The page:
Dudamel to Venezuela: It is time to listen to the people. Enough is enough.

The conductor has issued his strongest statement yet in the wake of continuing violence in Venezuela, violence that has now claimed the life of a young El Sistema musician.

Gustavo Dudamel makes it clear that his words are aimed at the Maduro government. And he puts the name of the murdered Sistema player at the head of his post. Here’s what he says:

 

 

‘My entire life has been devoted to music and art as a way of transforming societies. I raise my voice against violence. I raise my voice against any form of repression. Nothing justifies bloodshed. We must stop ignoring the just cry of the people suffocated by an intolerable crisis. Extreme confrontation and polarization cannot seize common conscience and peace, constituting borders and barriers to understanding and peaceful and democratic coexistence. Historically the Venezuelans have been a fighting people but never a violent one.

‘For democracy to be healthy there must be true respect and understanding. Democracy cannot be built to fit the needs of a particular government or otherwise it would cease to be a democracy. The democratic exercise involves listening to the voice of the majority as the ultimate bulwark of social truth. No ideology can go beyond the common good. Politics must be exercised from conscience and in the utmost respect of the Constitution, adapting itself to a young society that, like the Venezuelan, has the right to reinvent itself through the healthy and unobjectionable democratic checks and balances.

‘Venezuelans are desperate for their inalienable right to well-being and the satisfaction of their basic needs. The only weapons that can be given to people are the necessary tools to forge their future: books, brushes, musical instruments; in short, those that embody the highest values of the human spirit: good, truth and beauty.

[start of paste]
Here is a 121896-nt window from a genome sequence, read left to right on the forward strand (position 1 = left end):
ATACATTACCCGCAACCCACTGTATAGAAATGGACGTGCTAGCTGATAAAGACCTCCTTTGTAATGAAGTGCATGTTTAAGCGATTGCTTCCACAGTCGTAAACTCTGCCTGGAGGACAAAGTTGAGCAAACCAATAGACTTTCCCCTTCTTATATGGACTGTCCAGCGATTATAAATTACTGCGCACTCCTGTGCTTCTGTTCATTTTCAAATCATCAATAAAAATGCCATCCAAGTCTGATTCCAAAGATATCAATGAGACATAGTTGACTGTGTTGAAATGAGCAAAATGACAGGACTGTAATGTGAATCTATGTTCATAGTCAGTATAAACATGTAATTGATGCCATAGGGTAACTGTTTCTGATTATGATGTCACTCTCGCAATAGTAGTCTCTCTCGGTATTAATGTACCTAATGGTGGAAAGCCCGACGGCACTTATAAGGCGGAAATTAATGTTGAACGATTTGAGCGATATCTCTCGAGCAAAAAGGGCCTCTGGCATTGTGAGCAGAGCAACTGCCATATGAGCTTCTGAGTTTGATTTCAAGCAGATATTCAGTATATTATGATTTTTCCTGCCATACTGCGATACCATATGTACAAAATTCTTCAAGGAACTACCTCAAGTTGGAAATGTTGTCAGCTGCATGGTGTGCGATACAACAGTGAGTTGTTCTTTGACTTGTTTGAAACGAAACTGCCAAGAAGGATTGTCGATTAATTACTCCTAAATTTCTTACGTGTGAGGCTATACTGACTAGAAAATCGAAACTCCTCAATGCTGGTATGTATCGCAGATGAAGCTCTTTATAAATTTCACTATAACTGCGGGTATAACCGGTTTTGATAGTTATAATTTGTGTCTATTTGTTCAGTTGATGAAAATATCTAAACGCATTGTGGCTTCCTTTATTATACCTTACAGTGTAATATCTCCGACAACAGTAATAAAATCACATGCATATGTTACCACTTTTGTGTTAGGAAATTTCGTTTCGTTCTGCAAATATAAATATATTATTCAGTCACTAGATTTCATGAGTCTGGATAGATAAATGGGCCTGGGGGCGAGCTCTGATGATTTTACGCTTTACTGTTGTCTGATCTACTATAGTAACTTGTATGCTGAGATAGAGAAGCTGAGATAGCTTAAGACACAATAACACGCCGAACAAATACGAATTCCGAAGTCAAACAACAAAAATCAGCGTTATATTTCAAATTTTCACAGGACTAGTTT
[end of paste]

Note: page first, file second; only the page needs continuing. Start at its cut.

‘I urgently call on the President of the Republic and the national government to rectify and listen to the voice of the Venezuelan people. Times cannot be defined by the blood of our people. We owe our youth a hopeful world, a country where we can walk freely in dissent, in respect, in tolerance, in dialogue and in which dreams have room to build the Venezuela we all yearn for.

‘It is time to listen to the people: Enough is enough. –Gustavo Dudamel’

UPDATE: Furious reactions to Dudamel’s statement.

‘Mi vida entera la he dedicado a la música y al arte como forma de transformar las sociedades. Levanto mi voz en contra de la violencia y la represión. Nada puede justificar el derramamiento de sangre. Ya basta de desatender el justo clamor de un pueblo sofocado por una intolerable crisis. Históricamente el pueblo venezolano ha sido un pueblo luchador pero jamás violento.

Para que la democracia sea sana debe haber respeto y entendimiento verdadero. La democracia no puede estar construida a la medida de un gobierno particular porque dejaría de ser democracia. El ejercicio democrático implica escuchar la voz de la mayoría, como baluarte último de la verdad social. Ninguna ideología puede ir más allá del bien común. La política se debe hacer desde la consciencia y en el más absoluto respeto a la constitucionalidad, adaptándose a una sociedad joven que, como la venezolana, tiene el derecho a reinventarse y rehacerse en el sano e inobjetable contrapeso democrático.

Los venezolanos están desesperados por su derecho inalienable al bienestar y a la satisfacción de sus más básicas necesidades. Las únicas armas que se le puede entregar a un pueblo son las herramientas para forjar su porvenir: instrumentos musicales, pinceles, libros; en fin, los más altos valores del espíritu humano: el bien, la verdad y la belleza.

Hago un llamado urgente al Presidente de la República y al gobierno nacional a que se rectifique y escuche la voz del pueblo venezolano. Los tiempos no pueden estar marcados por la sangre de nuestra gente. Debemos a nuestros jóvenes un mundo esperanzador, un país en el que se pueda caminar libremente en el disentimiento, en el respeto, en la tolerancia, en el diálogo y en el que los sueños tengan cabida para construir la Venezuela que todos anhelamos.

Es el momento de escuchar a la gente: Ya basta. –Gustavo Dudamel